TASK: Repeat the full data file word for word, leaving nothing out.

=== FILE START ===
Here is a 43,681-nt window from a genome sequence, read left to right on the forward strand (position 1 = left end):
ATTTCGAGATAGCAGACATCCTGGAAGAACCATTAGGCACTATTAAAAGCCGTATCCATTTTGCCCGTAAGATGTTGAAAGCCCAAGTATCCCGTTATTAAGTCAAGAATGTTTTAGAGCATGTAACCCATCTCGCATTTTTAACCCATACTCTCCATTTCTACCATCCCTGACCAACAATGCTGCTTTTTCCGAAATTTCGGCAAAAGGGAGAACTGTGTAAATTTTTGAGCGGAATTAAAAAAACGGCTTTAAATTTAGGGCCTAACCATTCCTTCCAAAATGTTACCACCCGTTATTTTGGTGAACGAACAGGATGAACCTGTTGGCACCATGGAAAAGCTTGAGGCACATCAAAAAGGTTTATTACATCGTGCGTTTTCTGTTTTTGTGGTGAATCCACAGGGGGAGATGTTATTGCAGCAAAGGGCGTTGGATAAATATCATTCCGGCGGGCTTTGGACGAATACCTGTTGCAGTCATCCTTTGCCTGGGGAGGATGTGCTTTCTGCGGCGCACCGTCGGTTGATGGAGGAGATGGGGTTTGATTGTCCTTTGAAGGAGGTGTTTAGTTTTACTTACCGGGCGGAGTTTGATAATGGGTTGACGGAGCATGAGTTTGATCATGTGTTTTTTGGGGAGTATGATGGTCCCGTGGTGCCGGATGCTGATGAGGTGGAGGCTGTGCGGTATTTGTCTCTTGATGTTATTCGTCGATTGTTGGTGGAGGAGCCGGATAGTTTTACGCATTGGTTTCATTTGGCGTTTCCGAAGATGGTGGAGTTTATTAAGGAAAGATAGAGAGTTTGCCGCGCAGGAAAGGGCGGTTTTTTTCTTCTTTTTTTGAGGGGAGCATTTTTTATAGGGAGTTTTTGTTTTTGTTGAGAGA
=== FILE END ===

Here is a 43,681-nt window from a genome sequence, read left to right on the forward strand (position 1 = left end):
ATTTCGAGATAGCAGACATCCTGGAAGAACCATTAGGCACTATTAAAAGCCGTATCCATTTTGCCCGTAAGATGTTGAAAGCCCAAGTATCCCGTTATTAAGTCAAGAATGTTTTAGAGCATGTAACCCATCTCGCATTTTTAACCCATACTCTCCATTTCTACCATCCCTGACCAACAATGCTGCTTTTTCCGAAATTTCGGCAAAAGGGAGAACTGTGTAAATTTTTGAGCGGAATTAAAAAAACGGCTTTAAATTTAGGGCCTAACCATTCCTTCCAAAATGTTACCACCCGTTATTTTGGTGAACGAACAGGATGAACCTGTTGGCACCATGGAAAAGCTTGAGGCACATCAAAAAGGTTTATTACATCGTGCGTTTTCTGTTTTTGTGGTGAATCCACAGGGGGAGATGTTATTGCAGCAAAGGGCGTTGGATAAATATCATTCCGGCGGGCTTTGGACGAATACCTGTTGCAGTCATCCTTTGCCTGGGGAGGATGTGCTTTCTGCGGCGCACCGTCGGTTGATGGAGGAGATGGGGTTTGATTGTCCTTTGAAGGAGGTGTTTAGTTTTACTTACCGGGCGGAGTTTGATAATGGGTTGACGGAGCATGAGTTTGATCATGTGTTTTTTGGGGAGTATGATGGTCCCGTGGTGCCGGATGCTGATGAGGTGGAGGCTGTGCGGTATTTGTCTCTTGATGTTATTCGTCGATTGTTGGTGGAGGAGCCGGATAGTTTTACGCATTGGTTTCATTTGGCGTTTCCGAAGATGGTGGAGTTTATTAAGGAAAGATAGAGAGTTTGCCGCGCAGGAAAGGGCGGTTTTTTTCTTCTTTTTTTGAGGGGAGCATTTTTTATAGGGAGTTTTTGTTTTTGTTGAGAGA